Application of the idea of symmetry to crystals --
Speculations founded upon the symmetry of crystals. Volume 1 (Cont'd.) Book VIII. Philosophy of the classificatory sciences. The idea of likeness as governing the use of common names --
The methods of natural history, as regulated by the idea of likeness --
Application of the natural history method to mineralogy. M. Necker's Regne Mineral --
Book IX. The philosophy of biology. Analogy of biology with other sciences --
Successive biological hypotheses --
Attempts to analyse the idea of life --
Attempts to form ideas of separate vital forces, and first, of assimilation and secretions --
Of the idea of final causes --
Book X. The philosophy of palaetiology. Of paleotological sciences in general. Of the three members of a paleetiological science --
Of the doctrine of catastrophes and the doctrine of uniformity --
Of the relation of tradition to palaetiology --
Of the conception of a first cause. Volume 2. [Book 1] Of two principal processes by which science is constructed --Of the explication of conceptions --
Of facts as the materials of science --Of the colligation of facts --Of certain characteristics of scientific induction --. Of the logic of induction --
Of laws of phenomena and of causes --Of art and science --Of the classification of sciences --
BOOK XII. Review of opinions on the nature of knowledge, and the method of seeking it. Introduction --
Plato --
Aristotle --
Later Greeks --
Romans --
Schoolmen of the Middle Ages --
Innovations of the middle ages. Raymond Lully. Roger Bacon --
Revival of Platonism. Hermolaus Barbarus, &c. Nicolaus Cusanus. Marsilius Ficinis. Franciscus Patricius. Picus, Aggrippa, &c. Paracelsus, Fludd, &c. --
Theoretical reformers of science. Bernadinus Telesius. Thomas Campanella. Andreas Caesalpinus. Giordano Bruno. Peter Ramus. Melancthon --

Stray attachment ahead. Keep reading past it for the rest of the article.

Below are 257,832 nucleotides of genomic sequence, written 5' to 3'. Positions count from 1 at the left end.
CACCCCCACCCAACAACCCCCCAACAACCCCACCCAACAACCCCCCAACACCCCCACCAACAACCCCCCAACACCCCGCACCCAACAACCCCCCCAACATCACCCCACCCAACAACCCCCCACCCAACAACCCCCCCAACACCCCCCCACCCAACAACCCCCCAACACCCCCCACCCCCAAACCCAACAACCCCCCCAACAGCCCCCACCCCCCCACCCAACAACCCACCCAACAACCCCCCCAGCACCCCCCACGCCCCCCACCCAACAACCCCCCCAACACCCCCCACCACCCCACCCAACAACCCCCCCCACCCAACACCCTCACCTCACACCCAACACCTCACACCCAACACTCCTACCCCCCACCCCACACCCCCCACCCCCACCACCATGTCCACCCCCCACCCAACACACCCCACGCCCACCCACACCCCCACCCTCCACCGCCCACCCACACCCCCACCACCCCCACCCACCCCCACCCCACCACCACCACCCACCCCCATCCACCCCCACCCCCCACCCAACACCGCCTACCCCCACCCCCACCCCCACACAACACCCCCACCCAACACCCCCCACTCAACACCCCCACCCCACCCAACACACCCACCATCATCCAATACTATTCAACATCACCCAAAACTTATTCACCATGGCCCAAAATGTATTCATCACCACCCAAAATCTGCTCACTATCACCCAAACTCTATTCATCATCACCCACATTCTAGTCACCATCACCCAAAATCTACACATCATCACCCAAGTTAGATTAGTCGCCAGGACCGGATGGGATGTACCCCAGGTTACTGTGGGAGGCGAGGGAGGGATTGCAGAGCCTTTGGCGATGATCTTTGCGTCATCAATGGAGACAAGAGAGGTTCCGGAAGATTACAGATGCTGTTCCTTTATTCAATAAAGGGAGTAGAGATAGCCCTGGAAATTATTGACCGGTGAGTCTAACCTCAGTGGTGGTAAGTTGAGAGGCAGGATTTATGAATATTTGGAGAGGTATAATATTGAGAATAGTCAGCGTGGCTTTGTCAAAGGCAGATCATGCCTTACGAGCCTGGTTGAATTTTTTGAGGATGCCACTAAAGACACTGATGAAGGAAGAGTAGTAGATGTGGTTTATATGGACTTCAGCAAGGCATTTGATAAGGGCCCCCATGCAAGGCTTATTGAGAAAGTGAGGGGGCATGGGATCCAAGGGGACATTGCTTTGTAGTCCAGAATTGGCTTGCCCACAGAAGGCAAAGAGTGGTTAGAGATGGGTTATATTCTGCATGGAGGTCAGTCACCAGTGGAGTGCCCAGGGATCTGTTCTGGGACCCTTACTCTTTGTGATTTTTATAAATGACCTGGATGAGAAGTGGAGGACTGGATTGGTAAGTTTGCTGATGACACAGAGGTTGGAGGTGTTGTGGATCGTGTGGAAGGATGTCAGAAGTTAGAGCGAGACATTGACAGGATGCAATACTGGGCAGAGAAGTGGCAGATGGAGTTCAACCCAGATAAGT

Practical reformers of science. Leonardo da Vinci. Copernicus. Fabricius. Maurolycus. Benedetti. Gilbert. Galileo. Kepler. Tycho --
Francis Bacon --
From Bacon to Newton. Harvey. Descartes. Gassendi. Actual Progress. Otto Guericke, &c. Hooke. Royal Society. Bacon's New Atalantis. Cowley --
Newton --
Locke and his French followers. Sensational school. Condillac &c. Helvetius --
Reaction against the sensational school. Price's review. Stewart defends Price. Archbishop Whately. Larmoniguiere. M. Cousin. M. Ampere. Kant's reform of philosophy --
Further advance of the sensational school. M. Auguste Comte. Volume 2 (Cont'd.). Book XIII. Of methods employed in the formation of science. Introduction --
Of methods of observation --
Of methods of acquiring clear scientific ideas, and first of intellectual education --
Of methods of acquiring clear scientific ideas --
Analysis of the process of induction --
General rules for the construction of the conception --
Special method of induction applicable to quantity--
Methods of induction depending on resemblance --
On the application of inductive truths --
Of the induction of causes.
Series Title: Sources of science, no. 41.
Responsibility: A facsim. of the 2d ed., London, 1847, with a new introd. by John Herivel.

Reviews

User-contributed reviews
Retrieving GoodReads reviews...
Retrieving DOGObooks reviews...

Tags

Be the first.

Similar Items